Phan Nhiên Hạo | A Guide on how to write (6)

Phan Nhiên Hạo is a Vietnamese-American poet and translator, living in the United States. He was born in Kontum, Vietnam, came to the US in 1991 and now lives in Illinois. — Nguyễn Thị Phương Trâm, the poet and translator, born 1971 in Phu Nhuan, Saigon, Vietnam. The pharmacist currently lives and works in Western Sydney, Australia.

Phan Nhiên Hạo | A Guide on how to write (6)

By Phan Nhiên Hạo, translation by Nguyễn Thị Phương Trâm

A guide on how to write


Write as sweetly as a nail is nailed into wood.

Write as fast as the wind through an infected village.

Write as quietly as the coal shimmering slowly in the heart of the earth.

Write with the veracity of a lion about to pounce on its prey.

Write with the care of a ship meandering through a fog in the early light.

Write with the sensitivity of a dragonfly facing a storm.

Write joy upon the sand and connect them.

Write sadness upon the water and wait for the currents to carry them away.

Write loneliness upon a lantern then patiently wait for the candle to completely burnout.

You could write as shortly as you like but don’t forget the verbs,

the stagnation causative of the flooding of each and every punctuation.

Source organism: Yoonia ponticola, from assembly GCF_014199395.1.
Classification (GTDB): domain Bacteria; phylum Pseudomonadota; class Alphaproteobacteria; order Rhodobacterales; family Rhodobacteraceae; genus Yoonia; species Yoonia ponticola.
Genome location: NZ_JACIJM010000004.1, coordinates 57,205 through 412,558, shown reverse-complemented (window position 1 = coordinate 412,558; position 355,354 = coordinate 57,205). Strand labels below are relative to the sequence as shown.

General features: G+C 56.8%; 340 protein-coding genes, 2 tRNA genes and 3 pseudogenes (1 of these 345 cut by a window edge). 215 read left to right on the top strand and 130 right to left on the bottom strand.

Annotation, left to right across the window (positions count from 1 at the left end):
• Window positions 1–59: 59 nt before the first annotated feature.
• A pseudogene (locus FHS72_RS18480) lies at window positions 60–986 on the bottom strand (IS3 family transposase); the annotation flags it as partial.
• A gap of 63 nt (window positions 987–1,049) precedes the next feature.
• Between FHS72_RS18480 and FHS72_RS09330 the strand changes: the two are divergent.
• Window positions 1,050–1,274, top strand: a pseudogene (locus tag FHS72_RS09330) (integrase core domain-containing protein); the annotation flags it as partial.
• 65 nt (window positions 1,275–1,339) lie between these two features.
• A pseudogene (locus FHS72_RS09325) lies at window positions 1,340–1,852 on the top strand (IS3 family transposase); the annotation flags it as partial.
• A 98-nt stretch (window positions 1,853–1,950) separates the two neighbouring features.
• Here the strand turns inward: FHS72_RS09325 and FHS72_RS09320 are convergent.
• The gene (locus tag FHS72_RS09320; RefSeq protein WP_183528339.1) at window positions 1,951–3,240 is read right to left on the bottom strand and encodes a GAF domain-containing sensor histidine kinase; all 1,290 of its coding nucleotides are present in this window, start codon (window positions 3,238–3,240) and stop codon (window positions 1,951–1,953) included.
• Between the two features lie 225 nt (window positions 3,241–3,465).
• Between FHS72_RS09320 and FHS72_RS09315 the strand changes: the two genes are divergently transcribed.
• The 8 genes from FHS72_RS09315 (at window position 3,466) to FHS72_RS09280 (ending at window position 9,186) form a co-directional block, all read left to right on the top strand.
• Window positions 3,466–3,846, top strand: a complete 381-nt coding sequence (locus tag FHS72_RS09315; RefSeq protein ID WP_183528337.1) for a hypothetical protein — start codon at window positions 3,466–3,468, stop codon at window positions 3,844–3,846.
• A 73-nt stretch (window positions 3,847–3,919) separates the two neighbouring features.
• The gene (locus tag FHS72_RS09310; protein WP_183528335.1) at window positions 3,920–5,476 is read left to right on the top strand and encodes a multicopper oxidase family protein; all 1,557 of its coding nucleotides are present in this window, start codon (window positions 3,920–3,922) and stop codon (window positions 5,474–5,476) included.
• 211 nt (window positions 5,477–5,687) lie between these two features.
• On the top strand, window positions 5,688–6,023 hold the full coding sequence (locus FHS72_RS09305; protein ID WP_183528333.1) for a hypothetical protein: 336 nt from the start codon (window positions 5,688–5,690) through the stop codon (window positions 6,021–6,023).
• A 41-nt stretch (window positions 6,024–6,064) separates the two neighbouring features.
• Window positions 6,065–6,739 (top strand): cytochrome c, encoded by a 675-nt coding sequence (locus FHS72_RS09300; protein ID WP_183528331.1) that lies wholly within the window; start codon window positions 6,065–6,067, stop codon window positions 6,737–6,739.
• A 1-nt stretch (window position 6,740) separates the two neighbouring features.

Write after the sunset but never upon the rise of the eastern light,

that’s the bewitching hour upon the return of the spirits,

in a hunt for the burnt offerings.

Write as much as possible when drunk then throw it down the river when lucid,

within the inebriation try not to exaggerate.

Write the lost of death but never invite the trumpets,

the kind of music covered in plastic that can but suffocates the dead. 


Write whatever you want but write it probably

at a high melting point the vernacular slithering.

Write with the chill of a winter’s day in Oymyakon.

Write until you’re as sweaty as a day spent in a Dallol summer.

Write like the rolling meadows or New York either is fine,

but don’t wave a stick around, drunks are not blind,

even though they may barely stand up.

rite in desperation but wait for the moon to at least fall upon the church steeple.

Write with hope as though you’re waiting for your wife to give birth in Từ Dũ.

Write as though nothing was ever forgotten like six years ago,

the beautiful woman with twelve fingers in Bangkok.

Write with the imagination of a child,

listening the night long to the call of street vendors.

Write handsomely but avoid the contradicting double meanings.

Write beautifully but avoid the cheap make up.

Write amidst the crowd but independently,

wear around the neck the board “Do not disturb.”

At the square where nameless people were shot down,

note their faces in blood and not wash your hands,

until the bubbling freedom spreads like soap suds,

erases the dirty stain of history.

(October 2021)

Thanks for sharing 💛🌟